What our map could look like, if companies could name the stations. View the full map. Graphic design by Peter Dovak.

WMATA is considering selling some station naming rights to corporate sponsors. Most of our contributors think that's a terrible idea. Would you want the map to look like this?

The WMATA board will discuss this issue on Thursday. Current policy is not to do it, but New York got $4 million over 20 years for adding “Barclays Center” to its Atlantic Avenue station, adjacent to Brooklyn's new arena, while Jefferson Health System paid Philadelphia $4 million for five years to rename Market East station to Jefferson. Boston offered sponsorships, but nobody bid what the MBTA was looking for.

The board presentation suggests “there may be potential station naming opportunities for WMATA at Gallery Place, Navy Yard-Ballpark, Metro Center and L’Enfant Plaza stations due to location, proximity to venues and ridership density.” It notes that when the issue last arose in 2012, the public was strongly opposed to selling station naming rights, and WMATA instead pursued “station dominations,” where one station is blanketed in ads for a single sponsor for a period of time. Let's hope the WMATA board decides to keep its current policy in place.

Our contributors had significant concerns. Ned Russell pointed out some good reasons to be wary:

Station naming rights tends to bring in a limited amount of funds compared to the need. When SEPTA renamed Pattison station “AT&T” in 2010, they only got $3 million for five years—a drop in the bucket of their overall budget. Considering that WMATA is a larger transit agency and the stations possibly busier, maybe they get a few million more—but to what end? Say $10 million over five years for an annual operating budget of around $1.8 billion: that's a fraction of 1%.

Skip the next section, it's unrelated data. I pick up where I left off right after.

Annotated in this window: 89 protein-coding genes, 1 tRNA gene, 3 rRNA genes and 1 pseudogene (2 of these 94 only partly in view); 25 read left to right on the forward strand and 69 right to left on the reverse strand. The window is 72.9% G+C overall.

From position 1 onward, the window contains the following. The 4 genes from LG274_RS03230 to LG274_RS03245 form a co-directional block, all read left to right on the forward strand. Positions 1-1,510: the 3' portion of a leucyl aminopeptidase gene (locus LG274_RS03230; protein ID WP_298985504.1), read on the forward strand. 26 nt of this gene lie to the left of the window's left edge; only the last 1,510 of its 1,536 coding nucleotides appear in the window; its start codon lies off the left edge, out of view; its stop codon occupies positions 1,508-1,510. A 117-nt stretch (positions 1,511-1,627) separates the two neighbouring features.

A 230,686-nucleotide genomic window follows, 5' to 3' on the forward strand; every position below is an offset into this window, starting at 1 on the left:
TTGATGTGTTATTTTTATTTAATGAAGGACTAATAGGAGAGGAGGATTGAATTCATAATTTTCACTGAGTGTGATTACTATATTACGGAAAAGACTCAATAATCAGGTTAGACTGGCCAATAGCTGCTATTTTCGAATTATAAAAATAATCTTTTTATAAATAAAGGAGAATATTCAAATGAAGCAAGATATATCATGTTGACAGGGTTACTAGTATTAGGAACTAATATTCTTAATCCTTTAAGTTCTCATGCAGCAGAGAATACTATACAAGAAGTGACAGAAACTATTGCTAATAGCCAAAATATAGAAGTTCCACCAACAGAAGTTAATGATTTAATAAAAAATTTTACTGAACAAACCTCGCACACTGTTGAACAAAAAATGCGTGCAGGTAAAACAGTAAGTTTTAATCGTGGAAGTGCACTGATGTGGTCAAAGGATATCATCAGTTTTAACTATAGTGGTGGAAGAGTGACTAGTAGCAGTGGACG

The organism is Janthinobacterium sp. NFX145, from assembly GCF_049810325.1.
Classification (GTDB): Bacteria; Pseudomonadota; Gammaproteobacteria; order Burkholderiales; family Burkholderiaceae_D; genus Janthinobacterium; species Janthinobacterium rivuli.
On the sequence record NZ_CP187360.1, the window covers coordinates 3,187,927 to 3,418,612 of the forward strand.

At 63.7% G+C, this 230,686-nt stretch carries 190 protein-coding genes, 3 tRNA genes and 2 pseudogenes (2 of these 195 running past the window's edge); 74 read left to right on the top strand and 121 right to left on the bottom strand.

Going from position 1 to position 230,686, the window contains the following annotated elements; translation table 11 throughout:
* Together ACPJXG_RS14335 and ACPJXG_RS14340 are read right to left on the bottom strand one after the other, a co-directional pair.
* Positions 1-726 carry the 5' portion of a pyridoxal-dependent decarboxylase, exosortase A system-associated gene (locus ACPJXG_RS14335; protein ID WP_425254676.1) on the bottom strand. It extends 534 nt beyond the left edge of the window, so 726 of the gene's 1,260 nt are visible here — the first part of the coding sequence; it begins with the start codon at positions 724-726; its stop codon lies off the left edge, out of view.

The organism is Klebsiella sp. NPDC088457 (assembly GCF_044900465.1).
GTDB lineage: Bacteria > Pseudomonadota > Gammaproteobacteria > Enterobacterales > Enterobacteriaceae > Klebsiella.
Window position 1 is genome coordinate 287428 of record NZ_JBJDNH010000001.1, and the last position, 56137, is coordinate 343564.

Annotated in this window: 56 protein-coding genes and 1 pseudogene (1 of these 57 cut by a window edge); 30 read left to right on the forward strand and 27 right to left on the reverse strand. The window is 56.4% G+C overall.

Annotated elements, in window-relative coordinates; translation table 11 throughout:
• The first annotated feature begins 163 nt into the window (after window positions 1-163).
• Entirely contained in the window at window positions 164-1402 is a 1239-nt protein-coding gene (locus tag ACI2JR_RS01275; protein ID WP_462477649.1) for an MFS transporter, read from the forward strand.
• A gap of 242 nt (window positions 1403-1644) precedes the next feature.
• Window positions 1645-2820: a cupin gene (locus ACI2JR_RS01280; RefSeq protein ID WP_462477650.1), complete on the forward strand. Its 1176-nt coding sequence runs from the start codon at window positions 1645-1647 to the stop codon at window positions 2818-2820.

Second, it can remove the geography-based station names that neighborhoods have grown around. Here's an apt quote from Yonah Freemark in a 2010 post on his blog: “Removing the geography-based name and replacing it with a corporate name virtually ensures that either infrequent commuters are fated to be completely lost in a transit system with completely irrelevant station names (especially if it’s underground), or that maps and signage are threatened with being overwhelmed with multiple layers of information, some important, some not, an end product that certainly won’t add ease getting around either.”

Mike Grinnell added a likely practical obstacle:

If you want to look at how this could really get screwed up just look to how confusing stadium names are today. Due to corporate sponsorship deals and companies being bought and sold names of stadiums are constantly changing. For example, the NFL stadium where the Dolphins play has changed names 10 times since 1996. Between 2009 and 2010 it had 4 different names. Now combine this with the onslaught of tourists coming in that may not be up to date with the latest corporate merger and can't find Whole Foods Market Eastern Market Station because it's now Amazon Eastern Market.

Finally, Michael Perkins argued that “the endless approvals and debates over what are appropriate sponsorship conditions and rules also have the potential to suck bandwidth away from management and the board, who should have better things to pay attention to.” After all, WMATA already rejects certain types of advertising (most recently, for a book by the noxious Milo Yiannopoulos), and sponsored names would be even more fraught.

Thanks to Brent Bolin, Josh Burch, Payton Chung, David Cranor, Peter Dovak, Eric Fidler, Mike Grinnell, Stephen Hudson, Matt Johnson, Cody Keenan, Malcolm Kenton, Gregory Koch, Katy Lang, Ben Lockshin, Tracy Loh, Canaan Merchant, Bradley Peniston, Jacob Peters, Joanne Pierce, Dan Rowlands, Chris Slatt, and Steven Yates for suggesting station names in the above map.

Tell the WMATA Board: No corporate names!

Metro's board will consider the issue on Thursday. Let them know what you think (we think this is a bad idea).

Click to email WMATA!

David Alpert is Founder and President of Greater Greater Washington and Executive Director of DC Sustainable Transportation (DCST). He worked as a Product Manager for Google for six years and has lived in the Boston, San Francisco, and New York metro areas in addition to Washington, DC. He lives with his wife and two children in Dupont Circle. Unless otherwise noted, opinions in his GGWash posts are his and not the official views of GGWash or DCST.